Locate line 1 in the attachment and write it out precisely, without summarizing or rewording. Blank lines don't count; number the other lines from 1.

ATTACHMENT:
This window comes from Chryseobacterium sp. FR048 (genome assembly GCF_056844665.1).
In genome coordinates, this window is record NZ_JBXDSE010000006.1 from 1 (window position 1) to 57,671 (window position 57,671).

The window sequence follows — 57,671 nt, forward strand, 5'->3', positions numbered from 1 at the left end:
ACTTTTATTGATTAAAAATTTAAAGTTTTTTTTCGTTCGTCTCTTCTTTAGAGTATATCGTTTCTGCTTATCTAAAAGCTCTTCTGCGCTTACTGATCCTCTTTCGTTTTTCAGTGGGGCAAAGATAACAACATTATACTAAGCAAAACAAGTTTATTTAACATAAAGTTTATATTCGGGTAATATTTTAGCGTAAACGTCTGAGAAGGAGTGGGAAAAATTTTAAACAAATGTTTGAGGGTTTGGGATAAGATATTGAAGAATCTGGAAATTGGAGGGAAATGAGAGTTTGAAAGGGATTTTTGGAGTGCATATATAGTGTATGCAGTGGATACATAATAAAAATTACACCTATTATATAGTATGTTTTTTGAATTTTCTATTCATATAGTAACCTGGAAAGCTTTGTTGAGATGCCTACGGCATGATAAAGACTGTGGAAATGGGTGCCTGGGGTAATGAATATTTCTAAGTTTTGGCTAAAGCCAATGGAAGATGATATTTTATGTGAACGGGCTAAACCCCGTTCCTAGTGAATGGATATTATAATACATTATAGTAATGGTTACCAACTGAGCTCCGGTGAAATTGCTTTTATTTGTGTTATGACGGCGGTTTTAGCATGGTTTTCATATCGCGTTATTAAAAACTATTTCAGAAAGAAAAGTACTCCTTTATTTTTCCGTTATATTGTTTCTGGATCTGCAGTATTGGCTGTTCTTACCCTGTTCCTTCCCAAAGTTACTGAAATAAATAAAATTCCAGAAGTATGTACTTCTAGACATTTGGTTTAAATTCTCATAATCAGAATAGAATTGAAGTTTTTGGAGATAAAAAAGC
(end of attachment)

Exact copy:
This window comes from Chryseobacterium sp. FR048 (genome assembly GCF_056844665.1).